The Racket Next Door
Especially without being in that state, it’d be difficult to guess the political dynamics of a probable proposal in the Connecticut legislature:
On Election Day, voters in 11 states approved constitutional bans on gay marriage. But when the Connecticut legislature meets in January, the state may buck the national trend.
Democrats hold strong majorities in both houses of the legislature. The party’s leaders favor some sort of civil unions which would grant same-sex couples many of the same rights as married heterosexual couples.
Rep. Robert Godfrey, D-Danbury, and other lawmakers say it is almost inevitable that a gay union measure will become law in the 2005 session of General Assembly. …
… The judicial branch is not forcing the hand of Connecticut’s legislature.
At least not yet.
However, earlier this year, seven same-sex couples filed suit to force Connecticut to legalize gay marriage. Some preliminary hearings have been held on the case, which is pending in New Haven Superior Court. The case is expected to take at least two years to decide; most observers expect it to end up before the state Supreme Court.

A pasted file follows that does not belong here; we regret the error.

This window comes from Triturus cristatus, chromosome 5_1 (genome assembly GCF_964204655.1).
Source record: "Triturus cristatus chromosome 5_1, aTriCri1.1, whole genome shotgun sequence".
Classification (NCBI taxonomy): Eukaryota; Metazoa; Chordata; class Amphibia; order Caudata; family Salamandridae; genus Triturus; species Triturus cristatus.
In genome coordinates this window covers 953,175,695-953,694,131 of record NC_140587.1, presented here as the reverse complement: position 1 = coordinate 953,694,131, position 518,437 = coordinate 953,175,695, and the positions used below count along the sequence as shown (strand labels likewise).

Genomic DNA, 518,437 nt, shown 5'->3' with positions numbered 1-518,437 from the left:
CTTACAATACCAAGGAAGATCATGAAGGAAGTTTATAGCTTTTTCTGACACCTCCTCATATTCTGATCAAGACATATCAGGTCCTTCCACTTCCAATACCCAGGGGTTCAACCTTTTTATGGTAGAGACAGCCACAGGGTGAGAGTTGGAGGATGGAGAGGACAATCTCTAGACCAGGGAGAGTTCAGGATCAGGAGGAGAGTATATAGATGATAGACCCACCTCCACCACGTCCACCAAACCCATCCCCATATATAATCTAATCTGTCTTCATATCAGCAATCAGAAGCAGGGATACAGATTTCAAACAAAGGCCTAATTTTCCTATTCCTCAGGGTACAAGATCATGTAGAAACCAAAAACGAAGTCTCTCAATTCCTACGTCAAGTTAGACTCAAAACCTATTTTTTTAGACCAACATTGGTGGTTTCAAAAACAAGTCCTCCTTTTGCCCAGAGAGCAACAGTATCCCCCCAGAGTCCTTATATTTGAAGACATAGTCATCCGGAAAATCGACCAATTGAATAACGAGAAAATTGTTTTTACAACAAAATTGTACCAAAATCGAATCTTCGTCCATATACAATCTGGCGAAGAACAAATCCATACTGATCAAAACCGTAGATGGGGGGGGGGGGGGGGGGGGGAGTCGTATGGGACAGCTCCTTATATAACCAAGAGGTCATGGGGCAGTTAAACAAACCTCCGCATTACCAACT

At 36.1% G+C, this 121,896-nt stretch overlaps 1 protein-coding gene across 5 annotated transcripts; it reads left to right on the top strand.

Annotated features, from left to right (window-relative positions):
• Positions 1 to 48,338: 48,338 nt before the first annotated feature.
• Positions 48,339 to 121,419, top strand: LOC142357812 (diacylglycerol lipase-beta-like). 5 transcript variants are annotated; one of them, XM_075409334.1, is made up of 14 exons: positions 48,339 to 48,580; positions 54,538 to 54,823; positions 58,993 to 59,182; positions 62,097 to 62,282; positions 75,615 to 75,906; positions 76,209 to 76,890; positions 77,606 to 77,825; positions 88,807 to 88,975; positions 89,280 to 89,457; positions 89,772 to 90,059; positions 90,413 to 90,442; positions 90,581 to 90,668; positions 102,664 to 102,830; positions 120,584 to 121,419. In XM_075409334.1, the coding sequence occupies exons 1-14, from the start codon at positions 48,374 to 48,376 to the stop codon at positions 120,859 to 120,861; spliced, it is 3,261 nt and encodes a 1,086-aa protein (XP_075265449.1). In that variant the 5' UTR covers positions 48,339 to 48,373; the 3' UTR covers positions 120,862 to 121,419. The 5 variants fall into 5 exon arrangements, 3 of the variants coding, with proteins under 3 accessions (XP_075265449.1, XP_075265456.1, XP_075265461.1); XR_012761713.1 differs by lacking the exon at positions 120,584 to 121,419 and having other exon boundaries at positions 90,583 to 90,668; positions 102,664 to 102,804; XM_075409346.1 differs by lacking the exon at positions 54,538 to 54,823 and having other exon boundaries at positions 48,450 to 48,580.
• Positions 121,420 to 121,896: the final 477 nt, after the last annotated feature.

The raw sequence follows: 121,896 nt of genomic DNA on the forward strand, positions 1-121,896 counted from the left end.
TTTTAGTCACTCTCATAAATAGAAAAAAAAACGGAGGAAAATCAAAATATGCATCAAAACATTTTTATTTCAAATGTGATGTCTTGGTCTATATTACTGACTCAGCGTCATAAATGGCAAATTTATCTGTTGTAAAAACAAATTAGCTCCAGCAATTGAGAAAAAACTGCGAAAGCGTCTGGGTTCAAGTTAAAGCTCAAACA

From now until one side or the other wins at the national level (or both sides admit stalemate, which isn’t likely), every governing body in the country is going to face a variety of concerns: the separate powers of the branches, events in other states, struggles at the federal level, and (oh yeah) constituents’ wishes. Gay rights activists are going to continue with their through-the-courtroom strategy. The mainstream media everywhere, but particularly in the Northeast, is going to accelerate its advocacy. Supporters of traditional marriage will continue to argue that the issue is going to change the Constitution one way or another.
Various states will respond to the forces in different ways, and the federal debate will be shaped accordingly. We can only wait and see what happens, but I’d guess we’ll be seeing it happen in Rhode Island relatively soon.